*** The official and awesome DIY thread ***

Discussion in 'Streetwear and Denim' started by sipang, Apr 6, 2011.

  1. xCrunchx

    xCrunchx Senior member

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    yeah it would. think about it any kind of paint will chip off.
     
  2. Fycus

    Fycus Senior member

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    I think on a surface with a lot of texture and small hairs like jeans the only way it would come off is in flakes, im sure it wouldn't wear off like fades. Good idea, but I think theres a better way to do it, maybe like object dying the surface threads by painting on a dry die in VERY thin coats, enough so it doesnt soak the threads.
     
  3. artishard116

    artishard116 Senior member

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    Not sure, I'll get back to you. Mine haven't really changed at all, and I've washed them.
     
  4. Donut

    Donut Senior member

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    post pics!
     
  5. artishard116

    artishard116 Senior member

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  6. Donut

    Donut Senior member

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    Last edited: Sep 26, 2011
  7. A Fellow Linguist

    A Fellow Linguist Senior member

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    I want some stretchy, super slim, deep green cords but I can't find anything at a reasonable price. Should I just buy white AA stretch cords and dye them?

    Dunno why I phrased this as a question. It's a statement of intent.
     
    Last edited: Sep 26, 2011
  8. FlyingMonkey

    FlyingMonkey Senior member

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    Has anybody tried dyeing suede? I ask because I have an old pair of suede shoes that were once baby-blue, but have darkened and are also irretrievably stained. I was wondering whether they would take a darker dye that would cover the imperfections...
     
  9. Fycus

    Fycus Senior member

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    suede does dye, but depending on if its treated or not and how much oil has accumulated on it, the dye may not set. Best to find a leatherworking joint and ask if its dyeable, then dye it yourself.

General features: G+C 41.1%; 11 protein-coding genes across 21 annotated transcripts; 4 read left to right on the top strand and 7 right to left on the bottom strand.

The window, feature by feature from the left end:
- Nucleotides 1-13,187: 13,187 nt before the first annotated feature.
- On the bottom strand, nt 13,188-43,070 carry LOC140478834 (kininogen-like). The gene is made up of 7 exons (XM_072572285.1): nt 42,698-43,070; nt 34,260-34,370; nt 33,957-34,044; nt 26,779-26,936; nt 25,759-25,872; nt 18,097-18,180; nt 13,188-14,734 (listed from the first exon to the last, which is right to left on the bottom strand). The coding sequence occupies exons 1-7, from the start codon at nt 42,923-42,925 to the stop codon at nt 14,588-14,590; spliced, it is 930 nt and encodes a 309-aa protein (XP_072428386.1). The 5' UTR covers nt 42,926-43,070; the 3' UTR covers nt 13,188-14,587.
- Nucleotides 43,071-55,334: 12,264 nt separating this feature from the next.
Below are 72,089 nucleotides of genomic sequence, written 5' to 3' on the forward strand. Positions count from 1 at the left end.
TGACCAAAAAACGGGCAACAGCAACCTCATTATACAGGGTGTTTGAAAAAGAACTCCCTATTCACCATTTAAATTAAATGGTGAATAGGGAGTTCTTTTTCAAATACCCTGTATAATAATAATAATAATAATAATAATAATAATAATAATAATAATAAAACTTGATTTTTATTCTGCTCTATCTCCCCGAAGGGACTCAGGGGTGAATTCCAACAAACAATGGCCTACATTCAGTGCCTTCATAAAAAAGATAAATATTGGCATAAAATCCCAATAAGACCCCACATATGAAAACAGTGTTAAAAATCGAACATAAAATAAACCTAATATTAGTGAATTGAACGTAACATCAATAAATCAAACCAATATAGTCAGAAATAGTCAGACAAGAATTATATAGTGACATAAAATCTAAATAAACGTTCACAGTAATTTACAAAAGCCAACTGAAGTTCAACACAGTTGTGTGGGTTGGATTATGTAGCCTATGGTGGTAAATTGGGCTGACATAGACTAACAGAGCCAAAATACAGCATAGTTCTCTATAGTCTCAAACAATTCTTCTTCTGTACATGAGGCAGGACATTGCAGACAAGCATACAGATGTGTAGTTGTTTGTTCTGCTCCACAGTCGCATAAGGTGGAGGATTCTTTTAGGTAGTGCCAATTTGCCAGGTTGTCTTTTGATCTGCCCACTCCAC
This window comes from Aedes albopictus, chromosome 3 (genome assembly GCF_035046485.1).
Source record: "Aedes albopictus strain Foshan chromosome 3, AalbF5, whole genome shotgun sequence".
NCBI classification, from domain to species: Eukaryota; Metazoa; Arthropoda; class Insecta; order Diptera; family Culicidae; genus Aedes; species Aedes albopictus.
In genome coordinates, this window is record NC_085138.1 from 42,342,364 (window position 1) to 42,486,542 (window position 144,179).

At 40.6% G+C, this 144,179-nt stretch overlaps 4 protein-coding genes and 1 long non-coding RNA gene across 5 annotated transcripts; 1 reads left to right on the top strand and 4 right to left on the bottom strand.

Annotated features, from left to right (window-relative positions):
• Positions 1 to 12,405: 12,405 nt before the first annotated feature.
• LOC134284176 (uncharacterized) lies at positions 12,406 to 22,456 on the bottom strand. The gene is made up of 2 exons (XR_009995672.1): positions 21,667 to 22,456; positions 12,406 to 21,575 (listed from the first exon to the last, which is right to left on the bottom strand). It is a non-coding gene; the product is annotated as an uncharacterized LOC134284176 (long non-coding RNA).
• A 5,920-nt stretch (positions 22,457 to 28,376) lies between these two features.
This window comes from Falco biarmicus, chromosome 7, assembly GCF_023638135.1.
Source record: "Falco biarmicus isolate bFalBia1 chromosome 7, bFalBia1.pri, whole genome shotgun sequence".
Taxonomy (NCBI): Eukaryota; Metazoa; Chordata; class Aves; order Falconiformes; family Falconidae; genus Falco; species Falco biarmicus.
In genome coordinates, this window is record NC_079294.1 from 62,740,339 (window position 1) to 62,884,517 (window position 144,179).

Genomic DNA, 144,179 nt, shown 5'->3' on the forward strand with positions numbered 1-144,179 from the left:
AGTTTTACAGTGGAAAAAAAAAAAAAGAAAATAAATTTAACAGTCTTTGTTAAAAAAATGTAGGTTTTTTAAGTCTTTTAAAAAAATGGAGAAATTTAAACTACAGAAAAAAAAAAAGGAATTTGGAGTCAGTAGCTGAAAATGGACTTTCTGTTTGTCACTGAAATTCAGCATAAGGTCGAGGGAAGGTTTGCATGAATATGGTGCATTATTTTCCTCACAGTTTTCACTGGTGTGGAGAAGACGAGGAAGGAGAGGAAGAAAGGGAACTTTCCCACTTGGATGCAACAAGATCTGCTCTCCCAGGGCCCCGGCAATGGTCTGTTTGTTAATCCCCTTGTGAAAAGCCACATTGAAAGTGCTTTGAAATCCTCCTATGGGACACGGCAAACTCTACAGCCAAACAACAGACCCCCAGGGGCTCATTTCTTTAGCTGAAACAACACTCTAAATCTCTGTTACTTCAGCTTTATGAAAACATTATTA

10. NOBD

    NOBD Senior member

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    I only have experience with touching-up suede. Saphir might have real suede dyes as well.
     
  11. FlyingMonkey

    FlyingMonkey Senior member

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    That's pretty impressive. I will have to check them out.
     
  12. noob in 89

    noob in 89 Senior member

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    Unable to find any garment wax either locally or online, I'm about to just melt down a big candle and brush it onto some jeans. Poison risk? Or is wax wax? :paranoia:
     
  13. FlyingMonkey

    FlyingMonkey Senior member

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    Quote:
    There are several different basic types of waxes - plant-based (e.g. canuba), beeswax, and oil-based. Large 'church' candles should be beeswax-based, but the average store-bought candle will be oil-based. Thay have different melting / burning temperatures, but I am not sure what differences this will make to what you are doing.
     
  14. Donut

    Donut Senior member

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    Going to try dip dying a shirt like the CDG Black ones or that CDG evergreen one.
     
    Last edited: Oct 2, 2011
  15. noob in 89

    noob in 89 Senior member

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    Thanks. I tried out a beeswax candle on my hems, but it was just too impractical. To work correctly, the wax must remain in a liquid state; otherwise, it just hugs the surface and eventually flakes off. The results aren't terrible looking, just too wasteful, too time consuming. Next attempt: a hiking and camping store. I'm told they might carry something a little more palatable.
     
    Last edited: Oct 9, 2011

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